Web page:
A Wildcard Exemption Lets You Choose the Property You Protect

A true wildcard exemption isn't limited to a specific property type. You can use it to exempt any property of your choosing. For instance, you'll decide whether to use it on your car, money in the bank, expensive artwork, or any other asset you own. You can also split it between multiple assets, or combine it with other exemptions.

Example. Your state has a $3,000 motor vehicle exemption and a $5,000 wildcard exemption. If you own two cars worth $8,000, you can use the motor vehicle exemption to exempt $3,000 of one car and the wildcard exemption to exempt the remaining $5,000 in equity. Without the wildcard, the Chapter 7 trustee would likely sell both vehicles, pay you the $3,000 exemption amount, and use the balance to pay creditors. In a Chapter 13 case, you would have to pay for the nonexempt portion of your repayment plan.

How Much Is the Wildcard Exemption?

Not all states have wildcard exemptions, but the value will vary for those who do. You'll also find a wildcard in the federal bankruptcy exemptions.

  • Federal wildcard exemption. As of April 1, 2022, the federal wildcard exemption is $1,475 plus up to $13,950 of any unused portion of the federal homestead exemption. (If you're married and filing a joint bankruptcy, you can double these amounts.) Residents of Alaska, Arkansas, Connecticut, Hawaii, Kentucky, Massachusetts, Michigan, Minnesota, New Hampshire, New Jersey, New Mexico, New York, Oregon, Pennsylvania, Rhode Island, Texas, Vermont, Washington, Wisconsin, and the District of Columbia can use the federal bankruptcy exemptions instead of your state exemptions. Residents of other states cannot.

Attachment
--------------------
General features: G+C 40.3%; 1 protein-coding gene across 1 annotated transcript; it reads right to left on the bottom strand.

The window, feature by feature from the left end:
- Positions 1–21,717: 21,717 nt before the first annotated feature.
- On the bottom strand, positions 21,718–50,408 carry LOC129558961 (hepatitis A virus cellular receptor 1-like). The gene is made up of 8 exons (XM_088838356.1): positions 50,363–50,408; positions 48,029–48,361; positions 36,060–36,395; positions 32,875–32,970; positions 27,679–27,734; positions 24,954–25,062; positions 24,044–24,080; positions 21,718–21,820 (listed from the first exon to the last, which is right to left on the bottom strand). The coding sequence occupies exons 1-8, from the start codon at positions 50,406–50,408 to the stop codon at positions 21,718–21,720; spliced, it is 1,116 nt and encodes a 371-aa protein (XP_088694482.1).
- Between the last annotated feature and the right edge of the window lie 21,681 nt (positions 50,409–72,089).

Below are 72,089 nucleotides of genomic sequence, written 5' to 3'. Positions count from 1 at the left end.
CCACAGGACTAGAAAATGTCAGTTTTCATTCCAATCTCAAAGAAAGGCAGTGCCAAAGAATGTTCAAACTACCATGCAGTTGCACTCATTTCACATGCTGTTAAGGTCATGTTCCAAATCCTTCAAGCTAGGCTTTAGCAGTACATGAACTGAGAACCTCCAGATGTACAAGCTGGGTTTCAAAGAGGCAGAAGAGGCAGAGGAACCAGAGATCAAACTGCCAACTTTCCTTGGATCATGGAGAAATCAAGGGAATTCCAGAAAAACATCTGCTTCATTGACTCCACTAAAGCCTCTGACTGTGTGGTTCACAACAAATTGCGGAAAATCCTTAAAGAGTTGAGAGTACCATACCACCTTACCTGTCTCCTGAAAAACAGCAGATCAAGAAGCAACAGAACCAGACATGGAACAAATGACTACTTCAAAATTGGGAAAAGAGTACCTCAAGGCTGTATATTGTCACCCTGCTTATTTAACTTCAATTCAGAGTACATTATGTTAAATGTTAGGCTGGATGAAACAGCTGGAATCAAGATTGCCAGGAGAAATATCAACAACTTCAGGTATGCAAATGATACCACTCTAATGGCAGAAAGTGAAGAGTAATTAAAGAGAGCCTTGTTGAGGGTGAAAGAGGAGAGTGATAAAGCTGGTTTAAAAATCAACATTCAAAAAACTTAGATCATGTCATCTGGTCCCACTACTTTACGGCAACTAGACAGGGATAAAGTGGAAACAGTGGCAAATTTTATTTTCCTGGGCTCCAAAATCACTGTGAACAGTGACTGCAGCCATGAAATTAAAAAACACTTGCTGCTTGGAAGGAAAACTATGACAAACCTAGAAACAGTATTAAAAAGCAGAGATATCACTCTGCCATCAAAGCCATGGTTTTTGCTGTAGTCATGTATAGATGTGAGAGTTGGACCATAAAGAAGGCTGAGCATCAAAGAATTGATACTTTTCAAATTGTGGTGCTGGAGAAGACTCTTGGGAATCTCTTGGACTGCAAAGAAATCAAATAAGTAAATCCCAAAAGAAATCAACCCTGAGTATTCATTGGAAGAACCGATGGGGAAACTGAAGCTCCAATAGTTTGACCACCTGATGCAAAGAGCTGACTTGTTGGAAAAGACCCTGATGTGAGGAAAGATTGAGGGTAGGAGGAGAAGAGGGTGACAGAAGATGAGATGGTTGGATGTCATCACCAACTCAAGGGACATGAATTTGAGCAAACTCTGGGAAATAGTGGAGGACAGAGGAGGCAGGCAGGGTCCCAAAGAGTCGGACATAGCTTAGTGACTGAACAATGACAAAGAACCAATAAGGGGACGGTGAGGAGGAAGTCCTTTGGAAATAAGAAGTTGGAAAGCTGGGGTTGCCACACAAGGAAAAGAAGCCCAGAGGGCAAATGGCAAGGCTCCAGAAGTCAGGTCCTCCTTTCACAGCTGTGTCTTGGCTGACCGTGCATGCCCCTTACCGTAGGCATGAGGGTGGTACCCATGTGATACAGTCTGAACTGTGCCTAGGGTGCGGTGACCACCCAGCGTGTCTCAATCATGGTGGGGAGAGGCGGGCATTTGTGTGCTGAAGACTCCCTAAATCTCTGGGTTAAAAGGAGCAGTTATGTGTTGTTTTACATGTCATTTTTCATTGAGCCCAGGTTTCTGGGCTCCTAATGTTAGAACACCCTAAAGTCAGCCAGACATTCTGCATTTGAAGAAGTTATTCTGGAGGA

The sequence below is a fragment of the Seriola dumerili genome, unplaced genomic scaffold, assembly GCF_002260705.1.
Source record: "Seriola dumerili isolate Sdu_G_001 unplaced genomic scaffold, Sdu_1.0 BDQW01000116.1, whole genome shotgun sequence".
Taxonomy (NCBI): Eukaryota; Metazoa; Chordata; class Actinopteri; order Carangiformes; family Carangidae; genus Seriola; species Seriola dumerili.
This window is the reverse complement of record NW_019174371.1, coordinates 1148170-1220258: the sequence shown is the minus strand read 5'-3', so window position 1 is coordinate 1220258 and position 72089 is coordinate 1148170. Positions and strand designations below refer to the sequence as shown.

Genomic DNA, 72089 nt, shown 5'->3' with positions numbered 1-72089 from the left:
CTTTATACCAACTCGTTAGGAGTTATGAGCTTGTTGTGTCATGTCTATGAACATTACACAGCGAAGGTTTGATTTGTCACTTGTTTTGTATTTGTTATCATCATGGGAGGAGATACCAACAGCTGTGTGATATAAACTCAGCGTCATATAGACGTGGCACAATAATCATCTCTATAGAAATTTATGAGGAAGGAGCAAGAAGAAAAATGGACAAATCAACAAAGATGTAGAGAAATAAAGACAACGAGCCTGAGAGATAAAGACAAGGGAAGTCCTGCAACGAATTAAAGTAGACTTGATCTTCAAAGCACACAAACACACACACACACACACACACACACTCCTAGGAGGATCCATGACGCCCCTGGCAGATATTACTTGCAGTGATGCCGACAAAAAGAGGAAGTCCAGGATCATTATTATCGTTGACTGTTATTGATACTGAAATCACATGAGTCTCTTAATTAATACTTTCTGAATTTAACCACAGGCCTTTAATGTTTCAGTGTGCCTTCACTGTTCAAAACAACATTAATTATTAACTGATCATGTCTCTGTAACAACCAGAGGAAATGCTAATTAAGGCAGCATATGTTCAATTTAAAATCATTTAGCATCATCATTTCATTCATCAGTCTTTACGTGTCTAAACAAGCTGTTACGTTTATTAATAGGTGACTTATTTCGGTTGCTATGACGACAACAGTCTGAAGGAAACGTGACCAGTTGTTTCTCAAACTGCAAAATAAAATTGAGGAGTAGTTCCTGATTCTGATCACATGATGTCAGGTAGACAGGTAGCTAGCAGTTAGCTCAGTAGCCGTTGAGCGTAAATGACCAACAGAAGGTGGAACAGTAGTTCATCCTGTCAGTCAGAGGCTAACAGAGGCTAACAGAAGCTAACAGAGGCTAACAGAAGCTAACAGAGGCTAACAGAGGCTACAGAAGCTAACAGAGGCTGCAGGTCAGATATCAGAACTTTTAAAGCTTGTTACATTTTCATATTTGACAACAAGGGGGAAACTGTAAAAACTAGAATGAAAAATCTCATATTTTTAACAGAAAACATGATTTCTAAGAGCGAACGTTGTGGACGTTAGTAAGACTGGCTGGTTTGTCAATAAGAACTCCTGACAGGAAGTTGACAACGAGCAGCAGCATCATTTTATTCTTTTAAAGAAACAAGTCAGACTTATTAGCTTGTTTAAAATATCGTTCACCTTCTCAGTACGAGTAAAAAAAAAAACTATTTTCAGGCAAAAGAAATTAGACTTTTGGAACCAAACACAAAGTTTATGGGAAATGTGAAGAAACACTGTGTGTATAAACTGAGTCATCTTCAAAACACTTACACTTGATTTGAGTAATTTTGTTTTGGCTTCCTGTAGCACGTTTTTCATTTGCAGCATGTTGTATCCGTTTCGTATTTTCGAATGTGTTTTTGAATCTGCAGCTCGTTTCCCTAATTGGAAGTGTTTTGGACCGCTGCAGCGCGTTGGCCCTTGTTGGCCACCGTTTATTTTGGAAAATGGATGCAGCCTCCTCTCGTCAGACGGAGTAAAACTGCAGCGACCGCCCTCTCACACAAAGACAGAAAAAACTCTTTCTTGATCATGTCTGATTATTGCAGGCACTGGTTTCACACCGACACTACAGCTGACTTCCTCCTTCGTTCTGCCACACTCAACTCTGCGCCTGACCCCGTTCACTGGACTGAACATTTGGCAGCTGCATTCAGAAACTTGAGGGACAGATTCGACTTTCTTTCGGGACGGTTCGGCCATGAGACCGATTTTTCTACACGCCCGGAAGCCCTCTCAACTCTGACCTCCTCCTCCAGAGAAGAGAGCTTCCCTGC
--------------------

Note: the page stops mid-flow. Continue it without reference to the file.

• State wildcard exemptions. You'll need to check your state exemption statutes to determine whether your state has a wildcard exemption and if it does, how much you can protect. Also, some states' wildcard exemptions have limitations. For instance, your state might not let you use the wildcard exemption to protect cash or real estate. Or, your state's wildcard exemption might not be called a "wildcard" exemption. For instance, some states let filers apply an unused portion of a homestead exemption to any property of their choosing.

One of the most costly bankruptcy mistakes you can make is not understanding what will happen to your property. If you aren't sure, you should consult with a bankruptcy lawyer.

Need More Bankruptcy Help?

Did you know Nolo has been making the law easy for over fifty years? It's true—and we want to make sure you find what you need. Below you'll find more articles explaining how bankruptcy works. And don't forget that our bankruptcy homepage is the best place to start if you have other questions!

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We wholeheartedly encourage research and learning, but online articles can't address all bankruptcy issues or the facts of your case. The best way to protect your assets in bankruptcy is by hiring a local bankruptcy lawyer.